Island County is moving closer to laying the framework of its long-awaited development regulations for Freeland.
Island County Planning Commission last week discussed criteria that will determine how the non-municipal urban growth area develops.
The hope is to implement rules that retain Freeland’s “village” character and create a pedestrian-oriented village center.
County architects of the document made clear that incorporation isn’t part of the plan.
“It’s an urban growth area, but it’s not going to be a city,” said Beckye Frey, a senior long range planner with the county.
Freeland was designated a UGA years ago but its development rules were never updated and currently reflect those of a rural area of intense development, also known as a RAID.
With an urban designation, residents and business owners in the area can expect some changes.
“There’s definitely some choices that are going to be available; we’re definitely encouraging some alternative housing styles,” Frey said.
The density allowed per acre will increase.
For example, a medium-density district is proposed to allow five to 12 dwellings per acre.
Under the new rules, cottage-style housing would also be an option instead of just one large single-family dwelling on a piece of land, she said.
The development rules will also make zoning more flexible and responsive to the market, Frey said. If the proposed changes are implemented, the review process for zoning permits will be faster and easier.
The Planning Com-mission also wants to be able to provide options for how buildings can look in the business village to avoid all of the buildings being constructed in the same style but to maintain a degree of predictability.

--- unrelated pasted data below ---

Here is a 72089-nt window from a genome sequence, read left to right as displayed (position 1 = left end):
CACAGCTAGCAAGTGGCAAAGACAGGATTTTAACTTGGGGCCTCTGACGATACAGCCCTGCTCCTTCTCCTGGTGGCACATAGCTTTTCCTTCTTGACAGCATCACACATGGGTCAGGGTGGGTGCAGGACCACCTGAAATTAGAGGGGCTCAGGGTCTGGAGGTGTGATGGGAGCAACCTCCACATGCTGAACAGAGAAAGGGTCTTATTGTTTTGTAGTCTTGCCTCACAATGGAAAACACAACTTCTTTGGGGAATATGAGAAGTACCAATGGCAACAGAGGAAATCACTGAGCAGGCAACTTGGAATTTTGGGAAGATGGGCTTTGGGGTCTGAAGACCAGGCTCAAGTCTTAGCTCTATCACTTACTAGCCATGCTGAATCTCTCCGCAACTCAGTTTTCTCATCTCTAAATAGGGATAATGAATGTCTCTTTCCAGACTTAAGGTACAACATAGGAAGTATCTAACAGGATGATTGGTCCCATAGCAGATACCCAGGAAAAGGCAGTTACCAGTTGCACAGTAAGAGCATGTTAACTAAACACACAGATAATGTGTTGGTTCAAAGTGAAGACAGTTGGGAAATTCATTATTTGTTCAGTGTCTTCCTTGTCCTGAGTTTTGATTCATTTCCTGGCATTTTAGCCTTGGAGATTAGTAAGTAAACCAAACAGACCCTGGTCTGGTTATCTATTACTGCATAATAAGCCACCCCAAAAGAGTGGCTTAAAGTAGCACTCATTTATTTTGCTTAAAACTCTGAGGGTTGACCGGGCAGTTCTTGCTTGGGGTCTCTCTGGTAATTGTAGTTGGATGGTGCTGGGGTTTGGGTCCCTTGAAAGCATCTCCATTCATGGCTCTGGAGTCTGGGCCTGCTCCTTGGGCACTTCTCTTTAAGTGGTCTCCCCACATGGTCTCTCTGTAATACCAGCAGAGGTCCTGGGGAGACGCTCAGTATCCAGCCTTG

“I don’t know a lot about Freeland, but it’s a new ballgame so to speak, and some flexibility is needed,” said Val Hillers, a member of the Island County Planning Commission.
The Planning Com-mission is dependent on the public being involved in the process to ensure the criteria reflect the community’s vision for Freeland, Frey said.
During Monday’s meeting, a few members of the public raised concerns over the proposed criteria.
“I’ve been jumping out of my seat with frustration during this last discussion, because all these wonderful points that have been made concerning Freeland, (it’s) terribly, terribly important that zoning include critical areas,” said Marianne Edain, a representative of the Whidbey Environmental Action Network (WEAN), an environmental advocacy group.
Steve Erickson, also a member of WEAN, asked for wildlife corridors to be a priority.
Frey said she and other planning staff have looked at addressing such concerns, but some of them might be more appropriate to approach at the site plan level or with public works. Over the next weeks, staff will be working to create zoning criteria to eventually present to the Island County Board of Commissioners.
• Freeland’s code will be discussed at the next Island County Planning Commission meeting, scheduled for Monday, Sept. 11.